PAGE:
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The roots of unhappiness
The study includes a national map of happiness in which it’s easy to see that our region is the most happy and its pockets of (relative) unhappiness are happier than other region’s least-happy pockets. The researchers claim to have struggled to establish any patterns in the data:
The trio [of researchers] found that significant differences in happiness levels persisted even after they controlled for factors such as income, race, and other personal characteristics. The differences in happiness are significant, but not huge.
We have our own theories, expressed occasionally here, most recently in April 2013:
New evidence from the dismal science confirms what social science has already shown: the love of taxes is the root of unhappiness.
The original social science, from the December 2009 issue of Science, indicated that states with the highest taxes also have the least happy residents. Residents of high tax states not only have less money to spend on other things that make them happy, they don’t enjoy many benefits in exchange for all their hard-earned tax dollars. Roads, schools, and crime are no better (and in many cases worse) while their state governments borrow even more and spend disproportionately on public employee pensions and entitlement programs. Their needs ignored at the expense of entrenched special interests, taxpayers get unhappy. And then they get out.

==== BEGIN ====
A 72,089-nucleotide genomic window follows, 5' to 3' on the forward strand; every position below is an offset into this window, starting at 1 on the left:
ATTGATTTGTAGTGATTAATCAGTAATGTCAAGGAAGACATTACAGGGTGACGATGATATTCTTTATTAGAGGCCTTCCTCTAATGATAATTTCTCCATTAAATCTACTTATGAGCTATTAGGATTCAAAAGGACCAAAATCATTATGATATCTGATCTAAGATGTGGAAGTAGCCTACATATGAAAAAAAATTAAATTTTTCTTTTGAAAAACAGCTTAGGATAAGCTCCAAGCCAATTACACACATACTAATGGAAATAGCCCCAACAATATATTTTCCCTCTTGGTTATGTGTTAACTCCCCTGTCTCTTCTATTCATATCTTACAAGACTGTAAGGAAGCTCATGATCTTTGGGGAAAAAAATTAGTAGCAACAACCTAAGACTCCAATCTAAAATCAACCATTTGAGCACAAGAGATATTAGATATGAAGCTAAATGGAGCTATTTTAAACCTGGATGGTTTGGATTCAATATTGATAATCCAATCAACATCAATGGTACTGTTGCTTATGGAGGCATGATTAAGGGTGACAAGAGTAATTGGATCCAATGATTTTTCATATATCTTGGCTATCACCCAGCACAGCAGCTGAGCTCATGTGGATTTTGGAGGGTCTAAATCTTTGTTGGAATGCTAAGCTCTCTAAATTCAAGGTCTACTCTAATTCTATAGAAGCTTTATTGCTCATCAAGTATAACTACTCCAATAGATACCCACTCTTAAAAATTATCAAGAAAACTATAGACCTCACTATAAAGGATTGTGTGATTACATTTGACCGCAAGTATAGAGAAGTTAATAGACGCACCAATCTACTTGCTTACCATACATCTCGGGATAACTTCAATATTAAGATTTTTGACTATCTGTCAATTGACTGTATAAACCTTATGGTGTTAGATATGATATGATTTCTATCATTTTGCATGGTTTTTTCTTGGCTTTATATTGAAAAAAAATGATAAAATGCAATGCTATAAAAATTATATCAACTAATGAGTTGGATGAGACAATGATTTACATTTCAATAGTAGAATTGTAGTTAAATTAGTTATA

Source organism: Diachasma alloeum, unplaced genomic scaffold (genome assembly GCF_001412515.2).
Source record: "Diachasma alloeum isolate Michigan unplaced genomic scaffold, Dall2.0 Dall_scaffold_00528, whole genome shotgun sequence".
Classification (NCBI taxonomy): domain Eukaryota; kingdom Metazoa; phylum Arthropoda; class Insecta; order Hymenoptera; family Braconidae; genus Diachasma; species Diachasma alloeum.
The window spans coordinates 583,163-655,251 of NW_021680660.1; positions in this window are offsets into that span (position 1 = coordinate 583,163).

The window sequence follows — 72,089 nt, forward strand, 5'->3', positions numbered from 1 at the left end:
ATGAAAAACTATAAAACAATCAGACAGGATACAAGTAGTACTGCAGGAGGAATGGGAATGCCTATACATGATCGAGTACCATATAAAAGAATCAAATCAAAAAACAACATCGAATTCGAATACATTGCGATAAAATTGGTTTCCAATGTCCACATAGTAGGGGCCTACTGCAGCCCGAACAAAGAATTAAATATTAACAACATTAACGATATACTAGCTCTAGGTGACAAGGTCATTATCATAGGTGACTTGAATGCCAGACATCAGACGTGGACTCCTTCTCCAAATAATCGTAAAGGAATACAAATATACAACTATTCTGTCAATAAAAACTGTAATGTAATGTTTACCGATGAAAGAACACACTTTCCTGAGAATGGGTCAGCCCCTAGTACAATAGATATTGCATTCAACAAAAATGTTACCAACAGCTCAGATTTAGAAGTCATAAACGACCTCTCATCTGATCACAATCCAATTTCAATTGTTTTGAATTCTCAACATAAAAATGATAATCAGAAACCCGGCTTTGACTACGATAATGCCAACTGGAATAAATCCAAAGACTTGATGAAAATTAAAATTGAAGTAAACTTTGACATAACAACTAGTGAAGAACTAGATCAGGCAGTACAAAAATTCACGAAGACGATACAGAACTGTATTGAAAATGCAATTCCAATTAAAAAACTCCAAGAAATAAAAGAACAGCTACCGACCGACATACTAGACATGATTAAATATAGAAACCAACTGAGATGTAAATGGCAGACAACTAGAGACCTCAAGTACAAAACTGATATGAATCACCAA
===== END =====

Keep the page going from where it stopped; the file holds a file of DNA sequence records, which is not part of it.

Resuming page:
From this one might argue causation; high taxes = unhappiness. While we are certainly sympathetic to that point of view, we also have to wonder if it runs vice-versa, or at least cuts both ways: unhappy people like to raise taxes.
We are… happy. And happy to report that’s true for our region as well. NVSE readers already know that the Southeast’s advantages extend well beyond the matter of taxes and include lower public sector debt burdens, stronger job creation, the best climate for entrepreneurs, and a superior overall business climate. (The actual climate happens to be conducive to a great quality of life as well.)